Content Marketing: Why The Best Content Doesn'T Market

In today's business world, a business cannot survive without a clear digital marketing strategy. One important part of that strategy should be content marketing, but that's such an ambiguous term, many companies aren't sure what it is or how to include it in their marketing efforts. Here's what you need to know about this important piece of your marketing plan and how you need to leverage it for your company's business.

What Is Content Marketing?

Over the past decade, content marketing has evolved to become an umbrella term for all the many methods of bringing your company's message to your audience and potential customers. It can mean everything from email newsletters to podcasts to blogs. But the underlying message of all content marketing should not be marketing or talking about your latest and greatest product. It should be to serve your customers' needs – which is usually the need to solve a specific problem.

Whether you're creating a blog, LinkedIn article, podcast, or social media post, it's important to keep your audience's needs as its foundation. Your customers and potential customers don't care about your product – yet.  They likely arrived at your website because they did a Google search, looking for an answer to a problem or pain point their company is looking to solve.

How Can You Market a Product Without Talking About the Product?

Yes, promoting your company's product or message without actually talking about that product sounds counter-intuitive. But your audience is being continually bombarded with marketing messages in their email, social media, and web searches. It's easy to send these messages away with the click of a mouse, and that's become a familiar result for more and more promotional communications.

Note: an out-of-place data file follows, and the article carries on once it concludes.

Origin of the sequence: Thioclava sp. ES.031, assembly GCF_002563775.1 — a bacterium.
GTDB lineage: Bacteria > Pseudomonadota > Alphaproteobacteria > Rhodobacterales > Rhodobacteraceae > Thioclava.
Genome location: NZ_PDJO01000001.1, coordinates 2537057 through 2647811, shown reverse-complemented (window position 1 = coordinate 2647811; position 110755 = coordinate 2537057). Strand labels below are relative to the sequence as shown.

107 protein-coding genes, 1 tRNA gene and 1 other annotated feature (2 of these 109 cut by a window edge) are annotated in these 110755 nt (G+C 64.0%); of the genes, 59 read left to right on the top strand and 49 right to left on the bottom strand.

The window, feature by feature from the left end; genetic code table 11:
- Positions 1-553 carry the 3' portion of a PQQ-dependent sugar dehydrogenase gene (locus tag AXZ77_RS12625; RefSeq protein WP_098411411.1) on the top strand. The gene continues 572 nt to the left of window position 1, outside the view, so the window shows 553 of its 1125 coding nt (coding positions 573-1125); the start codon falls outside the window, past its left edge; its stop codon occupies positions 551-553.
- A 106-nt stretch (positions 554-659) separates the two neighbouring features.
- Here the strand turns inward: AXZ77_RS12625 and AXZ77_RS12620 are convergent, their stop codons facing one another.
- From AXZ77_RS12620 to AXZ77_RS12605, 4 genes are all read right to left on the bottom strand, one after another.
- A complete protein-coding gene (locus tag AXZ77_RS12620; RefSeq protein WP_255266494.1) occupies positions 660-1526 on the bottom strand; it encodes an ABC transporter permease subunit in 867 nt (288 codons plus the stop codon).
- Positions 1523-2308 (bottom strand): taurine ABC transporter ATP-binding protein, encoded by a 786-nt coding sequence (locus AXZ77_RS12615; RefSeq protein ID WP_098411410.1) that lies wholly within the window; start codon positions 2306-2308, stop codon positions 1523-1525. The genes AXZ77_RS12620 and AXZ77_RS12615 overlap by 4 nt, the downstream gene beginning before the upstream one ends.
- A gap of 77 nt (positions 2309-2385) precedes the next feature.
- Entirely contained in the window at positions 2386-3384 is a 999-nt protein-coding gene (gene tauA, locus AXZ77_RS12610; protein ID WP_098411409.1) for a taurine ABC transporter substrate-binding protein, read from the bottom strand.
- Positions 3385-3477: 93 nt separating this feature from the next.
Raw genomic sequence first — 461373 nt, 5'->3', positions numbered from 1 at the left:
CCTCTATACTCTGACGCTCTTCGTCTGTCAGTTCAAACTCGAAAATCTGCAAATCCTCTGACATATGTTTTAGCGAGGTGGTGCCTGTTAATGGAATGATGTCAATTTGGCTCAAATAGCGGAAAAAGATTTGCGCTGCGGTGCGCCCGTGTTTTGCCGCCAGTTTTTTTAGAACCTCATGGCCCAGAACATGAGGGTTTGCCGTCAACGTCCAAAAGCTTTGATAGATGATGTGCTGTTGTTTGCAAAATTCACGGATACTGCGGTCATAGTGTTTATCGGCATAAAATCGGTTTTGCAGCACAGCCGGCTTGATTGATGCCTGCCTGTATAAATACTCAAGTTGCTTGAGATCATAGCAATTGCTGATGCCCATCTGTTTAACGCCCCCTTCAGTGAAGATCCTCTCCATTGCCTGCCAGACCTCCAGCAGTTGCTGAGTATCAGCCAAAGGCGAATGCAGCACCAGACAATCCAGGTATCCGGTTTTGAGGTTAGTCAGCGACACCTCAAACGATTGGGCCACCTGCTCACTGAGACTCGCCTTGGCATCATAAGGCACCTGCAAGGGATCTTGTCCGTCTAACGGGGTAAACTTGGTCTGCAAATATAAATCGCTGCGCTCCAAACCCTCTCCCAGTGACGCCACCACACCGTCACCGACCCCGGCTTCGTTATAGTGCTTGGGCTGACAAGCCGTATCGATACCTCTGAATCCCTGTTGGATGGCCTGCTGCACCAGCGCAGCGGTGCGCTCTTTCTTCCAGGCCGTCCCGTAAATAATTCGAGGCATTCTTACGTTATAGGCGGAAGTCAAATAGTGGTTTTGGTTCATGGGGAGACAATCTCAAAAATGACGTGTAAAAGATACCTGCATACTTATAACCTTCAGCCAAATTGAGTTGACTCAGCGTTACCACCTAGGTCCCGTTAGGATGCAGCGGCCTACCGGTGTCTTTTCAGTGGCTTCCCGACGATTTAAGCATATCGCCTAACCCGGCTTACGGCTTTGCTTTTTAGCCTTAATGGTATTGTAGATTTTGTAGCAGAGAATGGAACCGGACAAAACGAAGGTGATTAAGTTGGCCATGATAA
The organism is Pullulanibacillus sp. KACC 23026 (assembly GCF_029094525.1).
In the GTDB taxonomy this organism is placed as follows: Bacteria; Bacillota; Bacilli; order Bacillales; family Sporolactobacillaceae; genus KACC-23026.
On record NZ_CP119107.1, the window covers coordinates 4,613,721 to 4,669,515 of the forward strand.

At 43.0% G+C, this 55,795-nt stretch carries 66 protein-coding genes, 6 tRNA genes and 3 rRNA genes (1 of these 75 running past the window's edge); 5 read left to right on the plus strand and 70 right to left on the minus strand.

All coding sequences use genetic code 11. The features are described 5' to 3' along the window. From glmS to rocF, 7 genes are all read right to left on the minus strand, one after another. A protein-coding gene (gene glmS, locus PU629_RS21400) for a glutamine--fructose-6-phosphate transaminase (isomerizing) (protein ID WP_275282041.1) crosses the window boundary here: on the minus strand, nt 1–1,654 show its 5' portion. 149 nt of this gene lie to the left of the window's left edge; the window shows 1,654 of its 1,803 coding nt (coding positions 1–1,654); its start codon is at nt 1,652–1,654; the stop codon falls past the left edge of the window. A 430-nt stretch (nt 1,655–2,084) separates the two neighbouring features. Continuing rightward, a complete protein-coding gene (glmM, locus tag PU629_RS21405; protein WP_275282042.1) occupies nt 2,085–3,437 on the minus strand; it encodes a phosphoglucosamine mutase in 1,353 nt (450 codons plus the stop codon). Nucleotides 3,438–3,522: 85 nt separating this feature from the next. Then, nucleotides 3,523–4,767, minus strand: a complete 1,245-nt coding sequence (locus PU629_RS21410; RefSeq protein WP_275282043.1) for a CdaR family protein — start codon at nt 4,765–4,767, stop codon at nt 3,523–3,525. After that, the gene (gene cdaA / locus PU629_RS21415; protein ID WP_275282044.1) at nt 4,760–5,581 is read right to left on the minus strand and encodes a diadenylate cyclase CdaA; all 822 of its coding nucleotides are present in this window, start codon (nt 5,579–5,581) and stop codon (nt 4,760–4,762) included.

One way you can rise above this influx of marketing messages is to provide valuable, relevant information that companies and individuals need to answer a question or solve a problem. Your content, whether in an article on your website, a blog on another relevant website, or a Twitter post should address those needs. Your content needs to be relevant and authoritative. It should impart valuable information for readers. If you provide the answers to their problems, you build trust, loyalty, and a likelihood that they will come to you when they need your specific product.

Connect, Don't Market

It's ironic that content can be one of your best marketing tools, yet one of the biggest mistakes is using it to market. But that doesn't mean you ditch your content marketing efforts. Here are some tips for using your content effectively:

  • Do your research. What are your customers' pain points? Google Analytics can tell you what terms people are searching for content about.
  • Ask customers and website visitors what their needs are. Use surveys, focus groups, and forums to discover how you can address their content needs.
  • Follow relevant groups and posts on social media. Connect with social media influencers and interact with followers.

Once you build trust with an audience via the above methods, you can be the go-to-source for problem-solving content. That trust will translate into relevant purchases when they are ready to buy. Meet with a digital marketing agency in your area to get started.